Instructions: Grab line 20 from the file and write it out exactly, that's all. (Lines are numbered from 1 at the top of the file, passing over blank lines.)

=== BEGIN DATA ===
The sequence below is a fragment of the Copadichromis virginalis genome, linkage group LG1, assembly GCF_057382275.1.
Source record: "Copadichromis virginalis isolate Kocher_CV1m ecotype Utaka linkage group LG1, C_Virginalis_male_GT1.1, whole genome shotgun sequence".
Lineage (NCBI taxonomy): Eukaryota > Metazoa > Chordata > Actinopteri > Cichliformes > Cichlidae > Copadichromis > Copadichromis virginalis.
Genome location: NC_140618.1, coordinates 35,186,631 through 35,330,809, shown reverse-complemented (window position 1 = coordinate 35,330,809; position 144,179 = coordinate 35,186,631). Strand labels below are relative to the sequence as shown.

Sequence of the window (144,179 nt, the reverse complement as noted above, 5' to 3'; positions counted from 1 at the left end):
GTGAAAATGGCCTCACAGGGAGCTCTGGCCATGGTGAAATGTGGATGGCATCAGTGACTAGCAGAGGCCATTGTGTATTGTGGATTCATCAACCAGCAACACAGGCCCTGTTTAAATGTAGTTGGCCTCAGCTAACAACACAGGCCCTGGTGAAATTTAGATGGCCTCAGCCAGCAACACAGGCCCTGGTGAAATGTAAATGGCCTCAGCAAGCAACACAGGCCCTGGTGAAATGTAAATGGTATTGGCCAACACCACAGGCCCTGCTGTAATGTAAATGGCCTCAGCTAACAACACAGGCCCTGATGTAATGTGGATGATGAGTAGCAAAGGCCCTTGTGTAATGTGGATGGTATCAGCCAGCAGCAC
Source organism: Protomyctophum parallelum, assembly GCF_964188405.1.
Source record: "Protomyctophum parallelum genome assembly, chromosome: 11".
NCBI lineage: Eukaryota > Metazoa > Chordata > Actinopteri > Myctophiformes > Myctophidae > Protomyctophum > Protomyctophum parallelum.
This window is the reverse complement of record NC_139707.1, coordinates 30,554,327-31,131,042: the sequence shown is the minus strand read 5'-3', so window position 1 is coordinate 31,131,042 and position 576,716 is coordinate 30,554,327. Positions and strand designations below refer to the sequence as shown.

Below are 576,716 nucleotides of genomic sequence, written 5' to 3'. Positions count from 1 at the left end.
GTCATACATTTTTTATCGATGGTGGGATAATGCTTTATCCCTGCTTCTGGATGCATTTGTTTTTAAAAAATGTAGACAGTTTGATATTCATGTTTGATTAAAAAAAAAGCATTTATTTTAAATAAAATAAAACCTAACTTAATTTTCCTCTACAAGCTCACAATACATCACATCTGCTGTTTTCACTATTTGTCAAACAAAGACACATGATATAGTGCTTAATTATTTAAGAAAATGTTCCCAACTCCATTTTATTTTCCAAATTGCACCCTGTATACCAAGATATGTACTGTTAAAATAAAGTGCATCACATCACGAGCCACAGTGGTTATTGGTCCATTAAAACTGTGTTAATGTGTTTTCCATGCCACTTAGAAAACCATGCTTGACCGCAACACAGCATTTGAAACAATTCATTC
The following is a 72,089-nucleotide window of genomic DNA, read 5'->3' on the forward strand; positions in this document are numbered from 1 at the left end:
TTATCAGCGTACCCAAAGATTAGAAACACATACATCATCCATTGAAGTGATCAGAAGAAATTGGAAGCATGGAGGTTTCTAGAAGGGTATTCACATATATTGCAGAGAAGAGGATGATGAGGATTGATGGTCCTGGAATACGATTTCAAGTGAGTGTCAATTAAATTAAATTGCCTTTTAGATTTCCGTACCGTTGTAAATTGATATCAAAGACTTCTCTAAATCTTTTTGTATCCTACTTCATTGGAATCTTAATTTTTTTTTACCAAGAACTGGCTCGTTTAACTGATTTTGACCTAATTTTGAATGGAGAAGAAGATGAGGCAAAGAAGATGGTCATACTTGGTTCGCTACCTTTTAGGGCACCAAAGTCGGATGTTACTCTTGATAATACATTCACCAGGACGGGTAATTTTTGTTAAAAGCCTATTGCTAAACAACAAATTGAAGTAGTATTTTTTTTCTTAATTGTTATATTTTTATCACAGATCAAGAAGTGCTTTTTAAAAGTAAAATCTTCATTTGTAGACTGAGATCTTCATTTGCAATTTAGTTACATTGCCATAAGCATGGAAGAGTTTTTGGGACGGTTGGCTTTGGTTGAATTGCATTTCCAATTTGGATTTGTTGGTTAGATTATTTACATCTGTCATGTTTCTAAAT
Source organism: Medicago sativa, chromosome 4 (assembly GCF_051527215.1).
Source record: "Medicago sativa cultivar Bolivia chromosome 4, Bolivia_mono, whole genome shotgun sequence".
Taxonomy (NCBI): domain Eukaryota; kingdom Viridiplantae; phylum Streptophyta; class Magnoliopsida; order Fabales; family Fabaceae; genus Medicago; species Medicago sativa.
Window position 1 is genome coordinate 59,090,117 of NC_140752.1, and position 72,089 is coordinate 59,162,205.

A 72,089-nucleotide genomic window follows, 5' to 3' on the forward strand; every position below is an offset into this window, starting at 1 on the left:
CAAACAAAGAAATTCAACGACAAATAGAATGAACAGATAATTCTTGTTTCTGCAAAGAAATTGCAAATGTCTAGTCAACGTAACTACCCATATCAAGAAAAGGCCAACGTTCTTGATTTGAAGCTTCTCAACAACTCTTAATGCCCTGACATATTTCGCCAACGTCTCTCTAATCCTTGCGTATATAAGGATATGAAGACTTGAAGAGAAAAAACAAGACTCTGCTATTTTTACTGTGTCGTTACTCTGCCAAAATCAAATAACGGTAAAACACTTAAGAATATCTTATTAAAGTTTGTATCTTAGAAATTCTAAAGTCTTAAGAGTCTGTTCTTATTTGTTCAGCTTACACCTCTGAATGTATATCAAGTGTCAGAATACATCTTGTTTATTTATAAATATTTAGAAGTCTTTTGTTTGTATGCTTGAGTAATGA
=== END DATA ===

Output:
CAAACAAAGAAATTCAACGACAAATAGAATGAACAGATAATTCTTGTTTCTGCAAAGAAATTGCAAATGTCTAGTCAACGTAACTACCCATATCAAGAAAAGGCCAACGTTCTTGATTTGAAGCTTCTCAACAACTCTTAATGCCCTGACATATTTCGCCAACGTCTCTCTAATCCTTGCGTATATAAGGATATGAAGACTTGAAGAGAAAAAACAAGACTCTGCTATTTTTACTGTGTCGTTACTCTGCCAAAATCAAATAACGGTAAAACACTTAAGAATATCTTATTAAAGTTTGTATCTTAGAAATTCTAAAGTCTTAAGAGTCTGTTCTTATTTGTTCAGCTTACACCTCTGAATGTATATCAAGTGTCAGAATACATCTTGTTTATTTATAAATATTTAGAAGTCTTTTGTTTGTATGCTTGAGTAATGA